In their 16 June report, the Scientific Panel disagreed with Franck’s recommendations. A non-combat demonstration was impractical because the Bomb might not work at all. Besides, only two were available. The report began with the assurance that “we recognize our obligation to our nation to use the weapons to help save American lives in the Japanese war.” It then recommended that before the weapons were used, Britain, Russia, France, and China be advised. Nevertheless, “the opinions of our scientific colleagues … are not unanimous: they range from the proposal of a purely technical demonstration to that of the military application best designed to induce surrender. Those who advocate a purely technical demonstration would wish to outlaw the use of atomic weapons…Others emphasize the opportunity of saving American lives by immediate military use …We find ourselves closer to these latter views; we can propose no technical demonstration likely to bring an end to the war; we see no acceptable alternative to direct military use.” As Hans Bethe noted, this language was simply not forceful enough to dissuade a government determined to end the war by using the “ultimate” weapon. The Interim Committee accepted the Panel’s report and recommended that the bomb be used as soon as possible, without warning, against a military target surrounded by worker’s houses.[xxxvii]

The only documentary evidence that the scientists’ arguments had some impact on the administration is the memorandum Ralph Bard, Undersecretary of the Navy, wrote to Secretary of War Stimson, on 27 June. Bard noted “before the bomb is actually used…Japan should have some preliminary warning for say two or three days…the Japanese government may be searching for some opportunity which they could use as a medium of surrender.”[xxxviii]

If Bard was one of a handful of administration decision-makers who had doubts, individual scientists struggled with their own moral dilemmas, often reaching very different conclusions. In a 2 July letter to Szilard, Edward Teller wrote “The things we are working on are so terrible that no amount of protesting or fiddling with politics will save our souls.” He argued that the best thing would be combat use, to “get the facts of our results before the people.” The next day Szilard launched his program of formal dissent by circulating “The First Szilard Petition” among Met Lab scientists. An associated 4 July cover letter emphatically stated that the bomb should not be used on moral grounds, but it is not clear how many – if any – of the signatories saw this letter. The actual petition recognized that the bomb could still be used if Japan rejected the opportunity to surrender. Significantly, it contained no proposal for a non-combat demonstration. “The war has to be brought speedily to a successful conclusion and the destruction of Japanese cities by means of atomic bombs may very well be an effective method of warfare. We feel, however, that such an attack on Japan could not be justified … unless the terms which will be imposed upon Japan after the war are publicly announced and subsequently Japan is given an opportunity to surrender. Atomic bombs are primarily a means for the ruthless annihilation of cities. At present our Air Forces… are using the same methods of warfare which were condemned by American public opinion only a few years ago when applied by the Germans to the cities of England. Our use of atomic bombs [would extend] this path of ruthlessness.” Szilard’s petition thus called for a final attempt to negotiate modified surrender terms before using the atomic bomb.[xxxix]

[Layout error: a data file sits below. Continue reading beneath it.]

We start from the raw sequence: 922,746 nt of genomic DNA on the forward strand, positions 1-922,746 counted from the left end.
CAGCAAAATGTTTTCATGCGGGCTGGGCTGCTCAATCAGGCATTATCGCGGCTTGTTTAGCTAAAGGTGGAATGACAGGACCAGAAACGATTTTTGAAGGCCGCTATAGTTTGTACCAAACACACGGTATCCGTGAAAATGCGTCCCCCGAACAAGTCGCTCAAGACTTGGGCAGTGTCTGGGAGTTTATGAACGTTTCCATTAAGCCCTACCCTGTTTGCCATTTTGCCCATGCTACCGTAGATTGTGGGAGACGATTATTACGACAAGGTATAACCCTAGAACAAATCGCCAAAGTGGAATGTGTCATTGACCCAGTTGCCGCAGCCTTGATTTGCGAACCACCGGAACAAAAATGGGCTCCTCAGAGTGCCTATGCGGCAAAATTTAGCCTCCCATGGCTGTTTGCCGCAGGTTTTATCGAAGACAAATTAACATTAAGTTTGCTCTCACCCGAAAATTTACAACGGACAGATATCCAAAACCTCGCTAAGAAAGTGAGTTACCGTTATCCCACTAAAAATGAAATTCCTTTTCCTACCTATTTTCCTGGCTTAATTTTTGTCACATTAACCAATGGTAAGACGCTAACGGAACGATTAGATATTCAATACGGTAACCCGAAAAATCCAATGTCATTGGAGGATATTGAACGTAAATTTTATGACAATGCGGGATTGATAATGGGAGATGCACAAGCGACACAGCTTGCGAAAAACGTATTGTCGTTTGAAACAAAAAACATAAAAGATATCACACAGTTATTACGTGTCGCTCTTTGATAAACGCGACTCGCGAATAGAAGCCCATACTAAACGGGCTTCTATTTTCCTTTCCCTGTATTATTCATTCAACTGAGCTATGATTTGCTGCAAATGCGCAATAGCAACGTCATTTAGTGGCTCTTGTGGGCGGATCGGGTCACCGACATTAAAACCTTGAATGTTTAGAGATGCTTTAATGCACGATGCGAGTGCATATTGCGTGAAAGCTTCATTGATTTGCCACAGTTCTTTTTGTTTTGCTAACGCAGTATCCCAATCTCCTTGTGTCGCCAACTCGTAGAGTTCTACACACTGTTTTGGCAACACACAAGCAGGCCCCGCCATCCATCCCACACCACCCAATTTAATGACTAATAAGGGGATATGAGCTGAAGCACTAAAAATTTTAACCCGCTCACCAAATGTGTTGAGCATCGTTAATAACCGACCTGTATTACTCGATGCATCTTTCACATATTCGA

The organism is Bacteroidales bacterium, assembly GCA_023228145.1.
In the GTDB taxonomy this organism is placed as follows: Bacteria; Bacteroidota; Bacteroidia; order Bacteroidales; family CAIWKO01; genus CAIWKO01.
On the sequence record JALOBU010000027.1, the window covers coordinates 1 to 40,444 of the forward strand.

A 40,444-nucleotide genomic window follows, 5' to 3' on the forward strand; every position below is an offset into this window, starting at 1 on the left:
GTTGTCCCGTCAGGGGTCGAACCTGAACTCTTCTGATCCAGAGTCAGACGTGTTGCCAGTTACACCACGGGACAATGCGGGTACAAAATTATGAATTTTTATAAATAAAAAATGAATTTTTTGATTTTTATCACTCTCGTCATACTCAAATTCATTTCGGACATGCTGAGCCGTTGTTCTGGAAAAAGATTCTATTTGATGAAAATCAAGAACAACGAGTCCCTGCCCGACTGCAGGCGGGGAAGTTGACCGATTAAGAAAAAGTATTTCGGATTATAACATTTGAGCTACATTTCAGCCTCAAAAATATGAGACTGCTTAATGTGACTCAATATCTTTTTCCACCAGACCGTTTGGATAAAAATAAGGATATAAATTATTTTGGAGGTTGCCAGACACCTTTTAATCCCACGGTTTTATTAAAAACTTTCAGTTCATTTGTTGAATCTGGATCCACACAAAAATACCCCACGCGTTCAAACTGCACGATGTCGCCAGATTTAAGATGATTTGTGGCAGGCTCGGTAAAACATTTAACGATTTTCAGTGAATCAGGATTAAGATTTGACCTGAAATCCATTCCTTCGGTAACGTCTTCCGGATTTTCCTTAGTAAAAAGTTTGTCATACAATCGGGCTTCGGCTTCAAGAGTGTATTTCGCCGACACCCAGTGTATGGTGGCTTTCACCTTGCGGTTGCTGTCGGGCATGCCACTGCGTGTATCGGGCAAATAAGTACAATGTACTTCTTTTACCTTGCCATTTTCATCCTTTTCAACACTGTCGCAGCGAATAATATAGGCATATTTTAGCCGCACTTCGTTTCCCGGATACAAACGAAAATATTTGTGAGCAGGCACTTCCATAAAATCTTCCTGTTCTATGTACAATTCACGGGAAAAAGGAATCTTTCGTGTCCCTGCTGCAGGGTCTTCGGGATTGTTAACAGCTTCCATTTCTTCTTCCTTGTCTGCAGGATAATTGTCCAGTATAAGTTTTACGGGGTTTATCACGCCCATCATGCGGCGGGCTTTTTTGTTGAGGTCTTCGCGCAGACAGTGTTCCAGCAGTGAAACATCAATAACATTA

Oppenheimer blocked attempts to circulate Szilard’s petition in Los Alamos. Historian Peter Wyden labeled this “covering up” growing opposition to the bomb. Szilard told Oppenheimer that he knew his petition was unlikely to change the decision to use the bomb, but “from a point of view of the standing of the scientists in the eyes of the general public one or two years from now it is a good thing that a minority of scientists should have gone on record in favor if giving greater weight to moral arguments.” This wording suggests concern about reputation rather than morality..[xl]

Leo Szilard’s 4 July cover letter presented the most cogent moral argument yet, but it was a separate document written on a different date: “…it would be a matter of importance if a large number of scientists who have worked in this field went clearly and unmistakably on record as to their opposition on moral grounds to the use of these bombs in the present phase of the war…Many of us are inclined to say that individual Germans share the guilt for the acts which Germany committed during this war because they did not raise their voices in protest…We are in a position to raise our voices.”[xli]

On this same date, Groves began to gather evidence against Szilard, whom he said had not shown “wholehearted cooperation in the maintenance of security.” By now, Groves was thoroughly fed up with Szilard’s interference in military matters. In an internal memorandum, he charged that “the program has been plagued since its inception by the presence of certain scientists of doubtful discretion and uncertain loyalty… steps should be taken to sever these scientists from the program and to proceed with a general weeding out of personnel no longer needed.”[xlii]